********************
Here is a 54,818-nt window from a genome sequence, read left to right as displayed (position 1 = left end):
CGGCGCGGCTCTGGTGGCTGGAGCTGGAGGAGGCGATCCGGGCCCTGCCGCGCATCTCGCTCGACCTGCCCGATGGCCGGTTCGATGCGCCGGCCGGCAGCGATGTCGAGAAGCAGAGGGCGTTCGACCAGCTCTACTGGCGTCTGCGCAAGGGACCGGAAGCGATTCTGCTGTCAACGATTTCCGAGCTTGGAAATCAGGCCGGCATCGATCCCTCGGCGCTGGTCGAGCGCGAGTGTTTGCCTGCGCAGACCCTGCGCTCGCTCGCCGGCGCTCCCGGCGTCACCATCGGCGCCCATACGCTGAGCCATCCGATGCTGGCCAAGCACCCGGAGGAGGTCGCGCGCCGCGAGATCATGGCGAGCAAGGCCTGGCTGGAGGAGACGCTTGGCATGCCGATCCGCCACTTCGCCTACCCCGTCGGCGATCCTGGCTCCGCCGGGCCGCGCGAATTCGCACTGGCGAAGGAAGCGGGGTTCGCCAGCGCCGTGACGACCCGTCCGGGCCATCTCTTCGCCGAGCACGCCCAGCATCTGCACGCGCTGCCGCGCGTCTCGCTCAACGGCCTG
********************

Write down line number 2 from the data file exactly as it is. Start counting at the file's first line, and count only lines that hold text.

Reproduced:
CGGCGCGGCTCTGGTGGCTGGAGCTGGAGGAGGCGATCCGGGCCCTGCCGCGCATCTCGCTCGACCTGCCCGATGGCCGGTTCGATGCGCCGGCCGGCAGCGATGTCGAGAAGCAGAGGGCGTTCGACCAGCTCTACTGGCGTCTGCGCAAGGGACCGGAAGCGATTCTGCTGTCAACGATTTCCGAGCTTGGAAATCAGGCCGGCATCGATCCCTCGGCGCTGGTCGAGCGCGAGTGTTTGCCTGCGCAGACCCTGCGCTCGCTCGCCGGCGCTCCCGGCGTCACCATCGGCGCCCATACGCTGAGCCATCCGATGCTGGCCAAGCACCCGGAGGAGGTCGCGCGCCGCGAGATCATGGCGAGCAAGGCCTGGCTGGAGGAGACGCTTGGCATGCCGATCCGCCACTTCGCCTACCCCGTCGGCGATCCTGGCTCCGCCGGGCCGCGCGAATTCGCACTGGCGAAGGAAGCGGGGTTCGCCAGCGCCGTGACGACCCGTCCGGGCCATCTCTTCGCCGAGCACGCCCAGCATCTGCACGCGCTGCCGCGCGTCTCGCTCAACGGCCTG